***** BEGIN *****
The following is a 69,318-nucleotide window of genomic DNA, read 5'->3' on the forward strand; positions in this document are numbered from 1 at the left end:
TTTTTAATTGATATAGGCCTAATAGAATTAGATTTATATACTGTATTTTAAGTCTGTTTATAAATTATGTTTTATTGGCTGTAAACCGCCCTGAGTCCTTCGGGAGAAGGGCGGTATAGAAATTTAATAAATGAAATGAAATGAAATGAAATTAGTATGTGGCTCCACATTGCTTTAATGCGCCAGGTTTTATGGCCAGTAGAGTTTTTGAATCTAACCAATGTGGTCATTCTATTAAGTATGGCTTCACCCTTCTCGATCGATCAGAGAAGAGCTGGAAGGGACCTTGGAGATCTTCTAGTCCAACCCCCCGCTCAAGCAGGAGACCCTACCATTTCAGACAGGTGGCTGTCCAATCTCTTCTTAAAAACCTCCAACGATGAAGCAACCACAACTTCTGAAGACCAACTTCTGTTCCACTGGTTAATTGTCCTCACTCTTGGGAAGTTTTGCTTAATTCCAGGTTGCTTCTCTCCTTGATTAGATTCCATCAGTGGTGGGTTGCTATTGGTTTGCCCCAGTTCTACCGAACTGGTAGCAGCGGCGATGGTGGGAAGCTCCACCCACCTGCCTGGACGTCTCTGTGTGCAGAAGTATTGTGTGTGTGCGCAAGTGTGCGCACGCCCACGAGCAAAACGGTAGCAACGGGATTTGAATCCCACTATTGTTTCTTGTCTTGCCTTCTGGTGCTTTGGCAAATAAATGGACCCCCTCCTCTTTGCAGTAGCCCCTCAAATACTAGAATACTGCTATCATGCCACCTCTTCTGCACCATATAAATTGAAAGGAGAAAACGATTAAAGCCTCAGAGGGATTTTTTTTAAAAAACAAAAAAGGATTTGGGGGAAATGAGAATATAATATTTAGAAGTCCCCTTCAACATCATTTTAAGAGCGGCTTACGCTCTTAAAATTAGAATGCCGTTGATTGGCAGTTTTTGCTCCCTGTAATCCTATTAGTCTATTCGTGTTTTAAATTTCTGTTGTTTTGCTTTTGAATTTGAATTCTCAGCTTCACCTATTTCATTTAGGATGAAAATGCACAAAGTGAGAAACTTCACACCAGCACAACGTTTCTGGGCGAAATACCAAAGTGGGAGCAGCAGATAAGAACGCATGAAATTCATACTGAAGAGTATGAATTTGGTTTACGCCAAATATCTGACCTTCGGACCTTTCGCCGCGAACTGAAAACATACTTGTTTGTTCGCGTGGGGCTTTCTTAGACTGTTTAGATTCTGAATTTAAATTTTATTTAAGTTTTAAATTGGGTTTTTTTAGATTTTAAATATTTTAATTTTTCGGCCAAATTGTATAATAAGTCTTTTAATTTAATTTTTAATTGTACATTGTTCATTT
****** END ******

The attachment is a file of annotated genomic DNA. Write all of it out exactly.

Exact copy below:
The following is a 69,318-nucleotide window of genomic DNA, read 5'->3' on the forward strand; positions in this document are numbered from 1 at the left end:
TTTTTAATTGATATAGGCCTAATAGAATTAGATTTATATACTGTATTTTAAGTCTGTTTATAAATTATGTTTTATTGGCTGTAAACCGCCCTGAGTCCTTCGGGAGAAGGGCGGTATAGAAATTTAATAAATGAAATGAAATGAAATGAAATTAGTATGTGGCTCCACATTGCTTTAATGCGCCAGGTTTTATGGCCAGTAGAGTTTTTGAATCTAACCAATGTGGTCATTCTATTAAGTATGGCTTCACCCTTCTCGATCGATCAGAGAAGAGCTGGAAGGGACCTTGGAGATCTTCTAGTCCAACCCCCCGCTCAAGCAGGAGACCCTACCATTTCAGACAGGTGGCTGTCCAATCTCTTCTTAAAAACCTCCAACGATGAAGCAACCACAACTTCTGAAGACCAACTTCTGTTCCACTGGTTAATTGTCCTCACTCTTGGGAAGTTTTGCTTAATTCCAGGTTGCTTCTCTCCTTGATTAGATTCCATCAGTGGTGGGTTGCTATTGGTTTGCCCCAGTTCTACCGAACTGGTAGCAGCGGCGATGGTGGGAAGCTCCACCCACCTGCCTGGACGTCTCTGTGTGCAGAAGTATTGTGTGTGTGCGCAAGTGTGCGCACGCCCACGAGCAAAACGGTAGCAACGGGATTTGAATCCCACTATTGTTTCTTGTCTTGCCTTCTGGTGCTTTGGCAAATAAATGGACCCCCTCCTCTTTGCAGTAGCCCCTCAAATACTAGAATACTGCTATCATGCCACCTCTTCTGCACCATATAAATTGAAAGGAGAAAACGATTAAAGCCTCAGAGGGATTTTTTTTAAAAAACAAAAAAGGATTTGGGGGAAATGAGAATATAATATTTAGAAGTCCCCTTCAACATCATTTTAAGAGCGGCTTACGCTCTTAAAATTAGAATGCCGTTGATTGGCAGTTTTTGCTCCCTGTAATCCTATTAGTCTATTCGTGTTTTAAATTTCTGTTGTTTTGCTTTTGAATTTGAATTCTCAGCTTCACCTATTTCATTTAGGATGAAAATGCACAAAGTGAGAAACTTCACACCAGCACAACGTTTCTGGGCGAAATACCAAAGTGGGAGCAGCAGATAAGAACGCATGAAATTCATACTGAAGAGTATGAATTTGGTTTACGCCAAATATCTGACCTTCGGACCTTTCGCCGCGAACTGAAAACATACTTGTTTGTTCGCGTGGGGCTTTCTTAGACTGTTTAGATTCTGAATTTAAATTTTATTTAAGTTTTAAATTGGGTTTTTTTAGATTTTAAATATTTTAATTTTTCGGCCAAATTGTATAATAAGTCTTTTAATTTAATTTTTAATTGTACATTGTTCATTT